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Meteor Showers

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What are meteors, exactly? When is the best time to observe meteor showers? Is special equipment needed? To find answers to those and other questions, Education World recommends some of the best World Wide Web sites on meteors, comets, amateur astronomy, and other fascinating topics. The Perseids, the most famous meteor shower, peak on August 13!

Meteors, or shooting stars, are space debris that enter Earth's atmosphere and leave visible trails. On any given night, an observer might see a few sporadic meteors each hour. At times, however, the rate of visible meteors is much greater. Astronomers call such periods meteor showers. To learn more about meteor showers and how to observe them, Education World recommends the following Web sites.

  • Meteors and Meteor Showers
    Do you know how astronomers name meteor showers? During meteor showers, most of the meteors appear to originate from one particular point in the sky, called the radiant. A meteor shower's name typically comes from the constellation the radiant is part of. This page, hosted by the University of Tennessee Department of Physics & Astronomy, provides photographs, charts, and a good basic introduction to meteors.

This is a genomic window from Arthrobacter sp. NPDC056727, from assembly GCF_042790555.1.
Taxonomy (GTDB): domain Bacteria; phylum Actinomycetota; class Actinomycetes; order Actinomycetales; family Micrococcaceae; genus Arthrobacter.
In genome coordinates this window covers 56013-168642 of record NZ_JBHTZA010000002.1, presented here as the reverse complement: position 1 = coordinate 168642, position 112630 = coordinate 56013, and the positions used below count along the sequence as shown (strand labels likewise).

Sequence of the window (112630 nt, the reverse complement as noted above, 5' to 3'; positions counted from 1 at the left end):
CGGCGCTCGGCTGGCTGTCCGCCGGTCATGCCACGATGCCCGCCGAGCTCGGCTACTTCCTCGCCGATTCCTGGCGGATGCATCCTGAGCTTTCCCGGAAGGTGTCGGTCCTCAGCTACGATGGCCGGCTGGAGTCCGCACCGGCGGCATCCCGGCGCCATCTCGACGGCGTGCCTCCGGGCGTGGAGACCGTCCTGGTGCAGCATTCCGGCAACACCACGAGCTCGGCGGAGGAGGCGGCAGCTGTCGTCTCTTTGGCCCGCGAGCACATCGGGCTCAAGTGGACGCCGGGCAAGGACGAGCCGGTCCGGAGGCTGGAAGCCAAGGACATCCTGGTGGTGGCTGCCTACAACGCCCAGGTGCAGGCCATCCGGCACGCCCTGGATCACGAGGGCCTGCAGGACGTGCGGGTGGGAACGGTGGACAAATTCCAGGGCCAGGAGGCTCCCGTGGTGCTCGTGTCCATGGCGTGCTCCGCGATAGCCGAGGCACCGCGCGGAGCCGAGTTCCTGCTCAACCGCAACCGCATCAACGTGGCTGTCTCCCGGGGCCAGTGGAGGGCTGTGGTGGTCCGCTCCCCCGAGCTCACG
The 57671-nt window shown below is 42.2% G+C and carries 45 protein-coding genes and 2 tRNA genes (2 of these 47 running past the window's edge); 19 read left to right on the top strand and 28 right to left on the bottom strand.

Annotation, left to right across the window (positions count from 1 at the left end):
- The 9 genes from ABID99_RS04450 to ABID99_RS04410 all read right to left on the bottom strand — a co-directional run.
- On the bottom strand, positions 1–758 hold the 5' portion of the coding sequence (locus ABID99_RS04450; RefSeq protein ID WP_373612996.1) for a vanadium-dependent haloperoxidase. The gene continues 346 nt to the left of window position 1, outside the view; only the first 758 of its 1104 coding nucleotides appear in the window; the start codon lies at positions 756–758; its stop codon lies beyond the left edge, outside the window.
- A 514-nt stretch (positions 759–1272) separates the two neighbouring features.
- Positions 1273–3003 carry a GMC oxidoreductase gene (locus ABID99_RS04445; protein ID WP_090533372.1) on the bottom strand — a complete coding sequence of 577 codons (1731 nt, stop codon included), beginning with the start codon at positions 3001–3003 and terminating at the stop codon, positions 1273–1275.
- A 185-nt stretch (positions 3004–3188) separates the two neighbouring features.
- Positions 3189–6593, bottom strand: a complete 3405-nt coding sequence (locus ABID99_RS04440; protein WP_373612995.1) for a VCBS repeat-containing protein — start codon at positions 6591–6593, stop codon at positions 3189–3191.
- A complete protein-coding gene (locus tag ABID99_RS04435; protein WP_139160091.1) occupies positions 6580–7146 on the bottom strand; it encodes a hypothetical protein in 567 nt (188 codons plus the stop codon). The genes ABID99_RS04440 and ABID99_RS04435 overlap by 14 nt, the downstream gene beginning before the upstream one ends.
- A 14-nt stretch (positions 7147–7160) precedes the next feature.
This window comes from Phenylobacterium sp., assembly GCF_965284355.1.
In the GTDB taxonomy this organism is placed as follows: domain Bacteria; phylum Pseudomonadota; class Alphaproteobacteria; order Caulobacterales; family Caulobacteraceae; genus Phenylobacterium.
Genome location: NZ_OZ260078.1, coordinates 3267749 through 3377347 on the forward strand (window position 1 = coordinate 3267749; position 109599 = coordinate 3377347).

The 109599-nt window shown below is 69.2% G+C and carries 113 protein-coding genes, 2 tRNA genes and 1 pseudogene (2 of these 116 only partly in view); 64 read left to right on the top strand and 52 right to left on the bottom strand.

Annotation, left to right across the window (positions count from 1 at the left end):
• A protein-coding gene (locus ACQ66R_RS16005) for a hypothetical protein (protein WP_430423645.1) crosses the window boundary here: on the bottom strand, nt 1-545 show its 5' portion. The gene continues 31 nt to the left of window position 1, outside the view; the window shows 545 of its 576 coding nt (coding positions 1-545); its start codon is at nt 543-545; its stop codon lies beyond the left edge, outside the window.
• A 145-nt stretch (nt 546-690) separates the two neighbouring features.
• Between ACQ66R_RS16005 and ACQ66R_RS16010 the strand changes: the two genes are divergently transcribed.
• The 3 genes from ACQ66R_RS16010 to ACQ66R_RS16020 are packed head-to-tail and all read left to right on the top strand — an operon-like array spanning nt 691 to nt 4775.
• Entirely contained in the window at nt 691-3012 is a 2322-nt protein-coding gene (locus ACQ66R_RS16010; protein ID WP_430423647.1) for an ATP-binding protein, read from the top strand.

• IMO: The International Meteor Organization
    The International Meteor Organization (IMO) is a scientific, non-profit organization created to encourage, support, and coordinate amateur meteor observations around the world. At this site, users can read about observations of various meteor showers, including the Perseids, check the schedule of meteor showers for the year 2000, and find other helpful information.

  • The 2003 Perseid Meteor Shower
    Explore this NASA Web site for basic information about meteors, for suggestions about the best times to see the Perseid Showers, and for simple descriptions of what you should be looking for. You'll also find pictures of previous meteor showers -- and learn what Earthgrazers are!

  • Perseids
    The meteor shower called the Perseids occurs annually from about July 25 through August 18, peaking on August 11 or 12. The radiant -- the point from which the meteors appear to emanate -- is in the constellation Perseus. Although technical in places, some information here will appeal to novice observers. At the bottom of the page, click on C&MS Home to get to the home page of the Comets & Meteor Showers Web site for more interesting facts about this fascinating subject.

  • Sky and Telescope online magazine provides the following resources on the Perseid meteor showers: